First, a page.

Both Al and Jonah looked at the world in a fresh way, uninfluenced by social convention, not feeling compelled to follow the consensus. And they both wanted explanations that were complete, without gaps. As his pediatrician had astutely observed, Jonah was like a little scientist, examining every assumption and testing the evidence for it—except that Jonah, like Al, was doing this without any formal training. All these two children seemed to care about was the search for “truth,” which for them was simply a word for consistent patterns. Anything that did not fall into a pattern or follow a predictable rule or law was of no interest to them. They were born pattern seekers.

Despite their similar characteristics as children, their lives took very different trajectories. As an adult, Al became famous. He was Thomas Alva Edison, became a celebrated scientist and inventor with 1,093 US patents, and invented remarkable, transformative technologies, such as the lightbulb. He was affectionately nicknamed “the Wizard of Menlo Park” by those who respected his different way of thinking.9

In contrast, Jonah today is a young man who still seeks patterns in the world around him. He didn’t become a world-famous inventor, but in his own quiet way, he shows the same drive to understand, experiment, and invent. For example, as an adult, he is fascinated by patterns on the surface of the ocean. He drives to the coast every weekend to go fishing, and the local fishermen all know him. Since his teens, they have grown to love having him join them on their boat because, as he gazes at the surface of the sea, he reads the patterns of ripples on the water. The patterns tell him where there’s a shoal of fish, how big it is, how deep beneath the surface it is, and even what kind of fish may be in the shoal. Often he says nothing and simply points. The fishermen have learned to trust him, and they throw their nets where he points. They still marvel at how easily Jonah spots patterns they miss. And they say his predictions are always right. The joy that Jonah experiences on these fishing expeditions is palpable, because he can become engrossed in the detail—there’s no pressure to see the bigger picture—and these trips also allow him to socialize without having to make conversation.

But even though Jonah has a talent for spotting patterns, remarkable attention to detail, and an extraordinary memory, he has struggled to make a single friend. When I pointed out that the fishermen were his friends, he bluntly corrected me.

“They like me because I show them where the fish are, but after the fishing trips they go to the pub, and I go home alone, and still live with my parents.”

Jonah is autistic. But perhaps you already guessed that.

As these two children’s stories make plain, the very same behaviors and fascinations can be viewed very differently. Seen through one lens, a child’s “obsessions” are a symptom of a “disorder” or a “disease” and associated with disability. Seen through another lens, a child’s relentless experimenting and detailed observations are the product of a mind whose pattern-seeking engine operates in overdrive and can lead them to invent, and sometimes to become great inventors.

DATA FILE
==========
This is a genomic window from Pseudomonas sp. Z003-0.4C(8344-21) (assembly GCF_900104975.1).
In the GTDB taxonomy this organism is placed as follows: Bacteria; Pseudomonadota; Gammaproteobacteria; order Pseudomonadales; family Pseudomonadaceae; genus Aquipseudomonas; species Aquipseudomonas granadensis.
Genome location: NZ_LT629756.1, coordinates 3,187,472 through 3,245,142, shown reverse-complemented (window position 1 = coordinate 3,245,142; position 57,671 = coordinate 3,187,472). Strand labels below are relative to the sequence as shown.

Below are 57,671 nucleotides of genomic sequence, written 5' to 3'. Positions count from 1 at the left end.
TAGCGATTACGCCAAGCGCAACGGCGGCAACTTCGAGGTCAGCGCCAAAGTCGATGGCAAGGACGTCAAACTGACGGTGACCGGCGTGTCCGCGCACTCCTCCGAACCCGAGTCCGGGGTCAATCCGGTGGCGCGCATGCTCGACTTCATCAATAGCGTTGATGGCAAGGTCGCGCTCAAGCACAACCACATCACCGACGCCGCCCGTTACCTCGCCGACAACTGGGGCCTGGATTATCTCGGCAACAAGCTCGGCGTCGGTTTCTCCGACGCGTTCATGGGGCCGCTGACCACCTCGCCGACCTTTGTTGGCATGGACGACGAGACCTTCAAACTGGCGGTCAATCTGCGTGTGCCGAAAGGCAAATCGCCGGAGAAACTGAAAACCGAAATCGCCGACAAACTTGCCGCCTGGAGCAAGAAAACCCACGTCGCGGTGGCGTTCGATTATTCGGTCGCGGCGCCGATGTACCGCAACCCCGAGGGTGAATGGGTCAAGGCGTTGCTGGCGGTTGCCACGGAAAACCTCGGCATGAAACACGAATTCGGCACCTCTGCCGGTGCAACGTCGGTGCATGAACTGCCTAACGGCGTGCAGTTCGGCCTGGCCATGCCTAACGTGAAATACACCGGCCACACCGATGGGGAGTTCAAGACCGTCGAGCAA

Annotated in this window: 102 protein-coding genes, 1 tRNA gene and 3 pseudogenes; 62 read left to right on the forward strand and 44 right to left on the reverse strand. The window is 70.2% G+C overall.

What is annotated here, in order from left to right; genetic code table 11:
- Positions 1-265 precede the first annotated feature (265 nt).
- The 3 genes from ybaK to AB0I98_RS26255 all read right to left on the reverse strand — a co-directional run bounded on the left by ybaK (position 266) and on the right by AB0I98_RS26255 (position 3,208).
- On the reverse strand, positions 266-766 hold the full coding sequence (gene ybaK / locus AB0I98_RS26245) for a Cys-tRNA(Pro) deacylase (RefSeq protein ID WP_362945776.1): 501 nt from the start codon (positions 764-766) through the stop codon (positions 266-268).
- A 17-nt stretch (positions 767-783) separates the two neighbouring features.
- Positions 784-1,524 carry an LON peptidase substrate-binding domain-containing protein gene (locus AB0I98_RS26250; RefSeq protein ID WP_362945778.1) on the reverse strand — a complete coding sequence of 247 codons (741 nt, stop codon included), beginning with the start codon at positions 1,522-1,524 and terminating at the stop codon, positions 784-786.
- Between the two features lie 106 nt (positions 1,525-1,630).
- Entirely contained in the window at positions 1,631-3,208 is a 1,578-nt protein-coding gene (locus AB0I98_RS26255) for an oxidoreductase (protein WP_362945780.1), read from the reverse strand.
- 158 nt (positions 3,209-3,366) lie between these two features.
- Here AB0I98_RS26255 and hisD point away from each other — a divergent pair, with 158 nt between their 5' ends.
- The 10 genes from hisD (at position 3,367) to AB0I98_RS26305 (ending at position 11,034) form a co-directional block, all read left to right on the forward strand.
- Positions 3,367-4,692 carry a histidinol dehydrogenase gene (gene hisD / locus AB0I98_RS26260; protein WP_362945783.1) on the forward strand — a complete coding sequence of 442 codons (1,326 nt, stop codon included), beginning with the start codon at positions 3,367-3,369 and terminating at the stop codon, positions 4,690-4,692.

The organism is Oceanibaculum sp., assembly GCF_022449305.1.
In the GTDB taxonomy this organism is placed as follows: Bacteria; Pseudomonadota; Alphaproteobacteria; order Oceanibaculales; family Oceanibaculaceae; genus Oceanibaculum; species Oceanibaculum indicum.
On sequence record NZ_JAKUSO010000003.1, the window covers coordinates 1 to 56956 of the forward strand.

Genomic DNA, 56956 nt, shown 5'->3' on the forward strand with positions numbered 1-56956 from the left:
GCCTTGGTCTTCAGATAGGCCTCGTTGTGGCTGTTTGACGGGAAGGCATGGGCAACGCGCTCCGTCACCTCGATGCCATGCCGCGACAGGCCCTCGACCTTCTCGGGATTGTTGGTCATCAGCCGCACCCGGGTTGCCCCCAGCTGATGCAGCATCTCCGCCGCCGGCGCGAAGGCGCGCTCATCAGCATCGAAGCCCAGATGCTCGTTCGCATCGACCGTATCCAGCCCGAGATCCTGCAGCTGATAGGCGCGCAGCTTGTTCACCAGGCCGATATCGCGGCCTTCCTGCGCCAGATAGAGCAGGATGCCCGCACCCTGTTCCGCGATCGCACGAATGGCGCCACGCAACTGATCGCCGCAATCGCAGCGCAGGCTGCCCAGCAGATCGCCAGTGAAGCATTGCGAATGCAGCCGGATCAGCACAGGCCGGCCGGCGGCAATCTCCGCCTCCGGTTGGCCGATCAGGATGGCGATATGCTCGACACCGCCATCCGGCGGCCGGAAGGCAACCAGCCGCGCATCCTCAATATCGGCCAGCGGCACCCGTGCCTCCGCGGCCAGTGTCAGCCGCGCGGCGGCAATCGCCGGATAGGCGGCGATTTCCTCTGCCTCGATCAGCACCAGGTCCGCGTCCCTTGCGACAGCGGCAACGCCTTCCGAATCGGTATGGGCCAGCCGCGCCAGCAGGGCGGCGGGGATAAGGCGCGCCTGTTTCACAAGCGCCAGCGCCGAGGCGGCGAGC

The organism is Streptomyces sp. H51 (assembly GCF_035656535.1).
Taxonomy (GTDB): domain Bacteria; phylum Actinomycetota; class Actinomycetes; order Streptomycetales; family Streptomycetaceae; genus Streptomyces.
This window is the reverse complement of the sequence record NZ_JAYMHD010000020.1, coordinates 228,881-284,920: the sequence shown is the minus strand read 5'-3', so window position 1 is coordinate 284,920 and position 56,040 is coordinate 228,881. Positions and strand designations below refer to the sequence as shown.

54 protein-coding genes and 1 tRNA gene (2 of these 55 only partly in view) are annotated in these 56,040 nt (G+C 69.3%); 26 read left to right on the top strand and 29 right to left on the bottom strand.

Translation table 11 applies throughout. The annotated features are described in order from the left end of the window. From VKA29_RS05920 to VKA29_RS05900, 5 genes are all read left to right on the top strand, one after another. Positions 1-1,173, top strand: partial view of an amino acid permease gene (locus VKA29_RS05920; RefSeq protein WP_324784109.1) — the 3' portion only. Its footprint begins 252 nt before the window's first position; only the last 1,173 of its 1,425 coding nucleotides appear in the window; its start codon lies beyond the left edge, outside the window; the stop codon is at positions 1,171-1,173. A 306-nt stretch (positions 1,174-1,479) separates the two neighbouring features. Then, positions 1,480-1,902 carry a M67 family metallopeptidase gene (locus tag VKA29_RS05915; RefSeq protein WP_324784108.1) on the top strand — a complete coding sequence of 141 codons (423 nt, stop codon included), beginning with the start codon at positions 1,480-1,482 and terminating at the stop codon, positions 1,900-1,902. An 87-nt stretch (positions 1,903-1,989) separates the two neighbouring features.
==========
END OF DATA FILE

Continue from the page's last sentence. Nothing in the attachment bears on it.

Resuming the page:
The capacity to invent is hugely important because once humans became capable of invention, we transformed our world, and we are still doing so today. And yet the capacity to invent is poorly understood. There doesn’t seem to be a theory of how we invent, or an understanding of where this transformational ability comes from. 10 The conventional wisdom is that invention involves playing with or exploring an object, seeing it in a new light, or having an insight into it, but these are vague descriptors and don’t amount to a theory. Yet when we look at the minds of inventors like Edison, or of autistic people like Jonah, we can glimpse a connection between them that needs exploring.

Glimpsing this connection has driven me to ask some fundamental questions: How do we invent? What goes on in the human mind when we invent? Are humans the only species that can invent? At what point in evolution did we or our ancestors start to invent? What is the intriguing link with autism? And does this link hold true across the autism spectrum, including even those who have learning disabilities or very little language?

As a psychologist and an autism researcher, I have studied the human mind for thirty-five years. In this book, I present a new theory of human invention. Here it is in a nutshell.

First, humans alone have a specific kind of engine in the brain. It’s one that seeks out if-and-then patterns, the minimum definition of a system. I call this engine in the brain the Systemizing Mechanism. Second, the Systemizing Mechanism developed at a landmark moment in human evolution, between 70,000 to 100,000 years ago, when the first humans began to make complex tools in a way that no previous animal had ever been able to, or any non-human animal can do today.11 Third, the Systemizing Mechanism allowed humans alone to become the scientific and technological masters of our planet, eclipsing all other species.


  • Editors' Choice—The New York Times Book Review
  • One of the Best Science Books of
  • A Barnes & Noble Best Psychology Book for 2020Barnes & Noble